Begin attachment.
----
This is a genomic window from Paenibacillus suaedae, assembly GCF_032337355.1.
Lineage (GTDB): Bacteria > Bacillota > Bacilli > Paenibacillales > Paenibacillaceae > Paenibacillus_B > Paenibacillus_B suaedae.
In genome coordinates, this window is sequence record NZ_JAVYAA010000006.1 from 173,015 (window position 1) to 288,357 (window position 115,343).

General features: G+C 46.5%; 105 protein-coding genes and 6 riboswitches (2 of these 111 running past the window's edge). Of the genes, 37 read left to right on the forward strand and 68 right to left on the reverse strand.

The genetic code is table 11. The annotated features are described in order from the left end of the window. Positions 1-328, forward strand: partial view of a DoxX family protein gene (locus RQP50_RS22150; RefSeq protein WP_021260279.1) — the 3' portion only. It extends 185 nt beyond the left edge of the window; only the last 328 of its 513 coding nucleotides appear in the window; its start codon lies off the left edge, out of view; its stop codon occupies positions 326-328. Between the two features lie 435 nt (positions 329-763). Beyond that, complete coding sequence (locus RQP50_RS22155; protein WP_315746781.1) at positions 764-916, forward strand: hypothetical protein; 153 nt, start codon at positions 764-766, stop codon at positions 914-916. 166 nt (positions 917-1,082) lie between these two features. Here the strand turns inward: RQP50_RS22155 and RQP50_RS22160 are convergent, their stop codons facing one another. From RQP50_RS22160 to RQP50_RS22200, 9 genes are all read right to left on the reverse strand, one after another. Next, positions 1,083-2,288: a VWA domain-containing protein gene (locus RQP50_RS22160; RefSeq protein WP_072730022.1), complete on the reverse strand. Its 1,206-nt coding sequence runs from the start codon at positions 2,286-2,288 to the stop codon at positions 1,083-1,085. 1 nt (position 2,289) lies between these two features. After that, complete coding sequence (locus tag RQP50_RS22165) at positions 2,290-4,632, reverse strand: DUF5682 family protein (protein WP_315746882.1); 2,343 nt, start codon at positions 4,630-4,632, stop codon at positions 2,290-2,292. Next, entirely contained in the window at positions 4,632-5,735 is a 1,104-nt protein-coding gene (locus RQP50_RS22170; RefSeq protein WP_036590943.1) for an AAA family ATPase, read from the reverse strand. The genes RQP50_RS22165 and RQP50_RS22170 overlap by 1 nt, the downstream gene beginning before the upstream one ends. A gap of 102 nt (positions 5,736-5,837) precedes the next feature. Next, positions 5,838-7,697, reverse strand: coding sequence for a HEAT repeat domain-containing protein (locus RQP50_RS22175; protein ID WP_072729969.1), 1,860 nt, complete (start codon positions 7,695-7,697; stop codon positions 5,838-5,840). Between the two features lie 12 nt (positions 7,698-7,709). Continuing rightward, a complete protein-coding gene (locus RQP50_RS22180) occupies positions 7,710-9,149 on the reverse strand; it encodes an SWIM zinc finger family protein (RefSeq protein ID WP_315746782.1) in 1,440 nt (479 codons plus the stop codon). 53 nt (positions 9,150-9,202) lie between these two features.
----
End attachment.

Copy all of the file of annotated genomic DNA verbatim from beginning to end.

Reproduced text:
This is a genomic window from Paenibacillus suaedae, assembly GCF_032337355.1.
Lineage (GTDB): Bacteria > Bacillota > Bacilli > Paenibacillales > Paenibacillaceae > Paenibacillus_B > Paenibacillus_B suaedae.
In genome coordinates, this window is sequence record NZ_JAVYAA010000006.1 from 173,015 (window position 1) to 288,357 (window position 115,343).

General features: G+C 46.5%; 105 protein-coding genes and 6 riboswitches (2 of these 111 running past the window's edge). Of the genes, 37 read left to right on the forward strand and 68 right to left on the reverse strand.

The genetic code is table 11. The annotated features are described in order from the left end of the window. Positions 1-328, forward strand: partial view of a DoxX family protein gene (locus RQP50_RS22150; RefSeq protein WP_021260279.1) — the 3' portion only. It extends 185 nt beyond the left edge of the window; only the last 328 of its 513 coding nucleotides appear in the window; its start codon lies off the left edge, out of view; its stop codon occupies positions 326-328. Between the two features lie 435 nt (positions 329-763). Beyond that, complete coding sequence (locus RQP50_RS22155; protein WP_315746781.1) at positions 764-916, forward strand: hypothetical protein; 153 nt, start codon at positions 764-766, stop codon at positions 914-916. 166 nt (positions 917-1,082) lie between these two features. Here the strand turns inward: RQP50_RS22155 and RQP50_RS22160 are convergent, their stop codons facing one another. From RQP50_RS22160 to RQP50_RS22200, 9 genes are all read right to left on the reverse strand, one after another. Next, positions 1,083-2,288: a VWA domain-containing protein gene (locus RQP50_RS22160; RefSeq protein WP_072730022.1), complete on the reverse strand. Its 1,206-nt coding sequence runs from the start codon at positions 2,286-2,288 to the stop codon at positions 1,083-1,085. 1 nt (position 2,289) lies between these two features. After that, complete coding sequence (locus tag RQP50_RS22165) at positions 2,290-4,632, reverse strand: DUF5682 family protein (protein WP_315746882.1); 2,343 nt, start codon at positions 4,630-4,632, stop codon at positions 2,290-2,292. Next, entirely contained in the window at positions 4,632-5,735 is a 1,104-nt protein-coding gene (locus RQP50_RS22170; RefSeq protein WP_036590943.1) for an AAA family ATPase, read from the reverse strand. The genes RQP50_RS22165 and RQP50_RS22170 overlap by 1 nt, the downstream gene beginning before the upstream one ends. A gap of 102 nt (positions 5,736-5,837) precedes the next feature. Next, positions 5,838-7,697, reverse strand: coding sequence for a HEAT repeat domain-containing protein (locus RQP50_RS22175; protein ID WP_072729969.1), 1,860 nt, complete (start codon positions 7,695-7,697; stop codon positions 5,838-5,840). Between the two features lie 12 nt (positions 7,698-7,709). Continuing rightward, a complete protein-coding gene (locus RQP50_RS22180) occupies positions 7,710-9,149 on the reverse strand; it encodes an SWIM zinc finger family protein (RefSeq protein ID WP_315746782.1) in 1,440 nt (479 codons plus the stop codon). 53 nt (positions 9,150-9,202) lie between these two features.